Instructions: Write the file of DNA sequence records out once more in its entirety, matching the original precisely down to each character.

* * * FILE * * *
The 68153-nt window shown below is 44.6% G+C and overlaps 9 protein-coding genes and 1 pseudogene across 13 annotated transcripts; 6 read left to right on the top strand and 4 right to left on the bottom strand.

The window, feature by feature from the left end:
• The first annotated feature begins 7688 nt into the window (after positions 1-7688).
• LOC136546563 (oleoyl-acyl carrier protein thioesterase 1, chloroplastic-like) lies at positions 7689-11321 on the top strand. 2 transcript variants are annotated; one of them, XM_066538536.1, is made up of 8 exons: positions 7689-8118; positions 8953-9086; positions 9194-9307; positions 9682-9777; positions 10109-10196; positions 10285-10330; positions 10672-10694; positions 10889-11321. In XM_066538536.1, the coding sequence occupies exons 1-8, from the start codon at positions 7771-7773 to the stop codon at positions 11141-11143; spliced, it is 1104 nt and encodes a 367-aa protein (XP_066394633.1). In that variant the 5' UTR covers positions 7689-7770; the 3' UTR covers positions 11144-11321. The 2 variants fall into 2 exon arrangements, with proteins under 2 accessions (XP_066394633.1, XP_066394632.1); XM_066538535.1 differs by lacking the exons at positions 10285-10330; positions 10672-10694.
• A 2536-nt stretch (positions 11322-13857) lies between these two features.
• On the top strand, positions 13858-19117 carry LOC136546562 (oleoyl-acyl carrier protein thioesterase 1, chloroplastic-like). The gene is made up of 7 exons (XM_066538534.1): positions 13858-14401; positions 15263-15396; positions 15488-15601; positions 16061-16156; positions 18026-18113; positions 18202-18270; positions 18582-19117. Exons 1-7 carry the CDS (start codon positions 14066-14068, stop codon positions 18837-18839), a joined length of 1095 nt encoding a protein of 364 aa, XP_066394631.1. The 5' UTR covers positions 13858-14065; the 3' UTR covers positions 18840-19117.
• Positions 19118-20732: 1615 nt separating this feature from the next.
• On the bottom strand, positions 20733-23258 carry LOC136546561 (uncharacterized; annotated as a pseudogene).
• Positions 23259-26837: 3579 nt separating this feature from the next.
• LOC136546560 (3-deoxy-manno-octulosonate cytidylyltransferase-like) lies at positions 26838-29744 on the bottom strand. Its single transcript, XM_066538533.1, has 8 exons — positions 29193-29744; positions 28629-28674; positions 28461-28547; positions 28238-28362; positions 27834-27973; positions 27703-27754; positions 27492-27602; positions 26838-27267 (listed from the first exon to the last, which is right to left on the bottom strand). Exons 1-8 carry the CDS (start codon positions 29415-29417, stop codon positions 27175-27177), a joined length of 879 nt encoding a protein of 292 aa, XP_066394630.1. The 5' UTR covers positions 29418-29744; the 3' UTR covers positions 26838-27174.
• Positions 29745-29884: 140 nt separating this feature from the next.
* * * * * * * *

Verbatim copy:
The 68153-nt window shown below is 44.6% G+C and overlaps 9 protein-coding genes and 1 pseudogene across 13 annotated transcripts; 6 read left to right on the top strand and 4 right to left on the bottom strand.

The window, feature by feature from the left end:
• The first annotated feature begins 7688 nt into the window (after positions 1-7688).
• LOC136546563 (oleoyl-acyl carrier protein thioesterase 1, chloroplastic-like) lies at positions 7689-11321 on the top strand. 2 transcript variants are annotated; one of them, XM_066538536.1, is made up of 8 exons: positions 7689-8118; positions 8953-9086; positions 9194-9307; positions 9682-9777; positions 10109-10196; positions 10285-10330; positions 10672-10694; positions 10889-11321. In XM_066538536.1, the coding sequence occupies exons 1-8, from the start codon at positions 7771-7773 to the stop codon at positions 11141-11143; spliced, it is 1104 nt and encodes a 367-aa protein (XP_066394633.1). In that variant the 5' UTR covers positions 7689-7770; the 3' UTR covers positions 11144-11321. The 2 variants fall into 2 exon arrangements, with proteins under 2 accessions (XP_066394633.1, XP_066394632.1); XM_066538535.1 differs by lacking the exons at positions 10285-10330; positions 10672-10694.
• A 2536-nt stretch (positions 11322-13857) lies between these two features.
• On the top strand, positions 13858-19117 carry LOC136546562 (oleoyl-acyl carrier protein thioesterase 1, chloroplastic-like). The gene is made up of 7 exons (XM_066538534.1): positions 13858-14401; positions 15263-15396; positions 15488-15601; positions 16061-16156; positions 18026-18113; positions 18202-18270; positions 18582-19117. Exons 1-7 carry the CDS (start codon positions 14066-14068, stop codon positions 18837-18839), a joined length of 1095 nt encoding a protein of 364 aa, XP_066394631.1. The 5' UTR covers positions 13858-14065; the 3' UTR covers positions 18840-19117.
• Positions 19118-20732: 1615 nt separating this feature from the next.
• On the bottom strand, positions 20733-23258 carry LOC136546561 (uncharacterized; annotated as a pseudogene).
• Positions 23259-26837: 3579 nt separating this feature from the next.
• LOC136546560 (3-deoxy-manno-octulosonate cytidylyltransferase-like) lies at positions 26838-29744 on the bottom strand. Its single transcript, XM_066538533.1, has 8 exons — positions 29193-29744; positions 28629-28674; positions 28461-28547; positions 28238-28362; positions 27834-27973; positions 27703-27754; positions 27492-27602; positions 26838-27267 (listed from the first exon to the last, which is right to left on the bottom strand). Exons 1-8 carry the CDS (start codon positions 29415-29417, stop codon positions 27175-27177), a joined length of 879 nt encoding a protein of 292 aa, XP_066394630.1. The 5' UTR covers positions 29418-29744; the 3' UTR covers positions 26838-27174.
• Positions 29745-29884: 140 nt separating this feature from the next.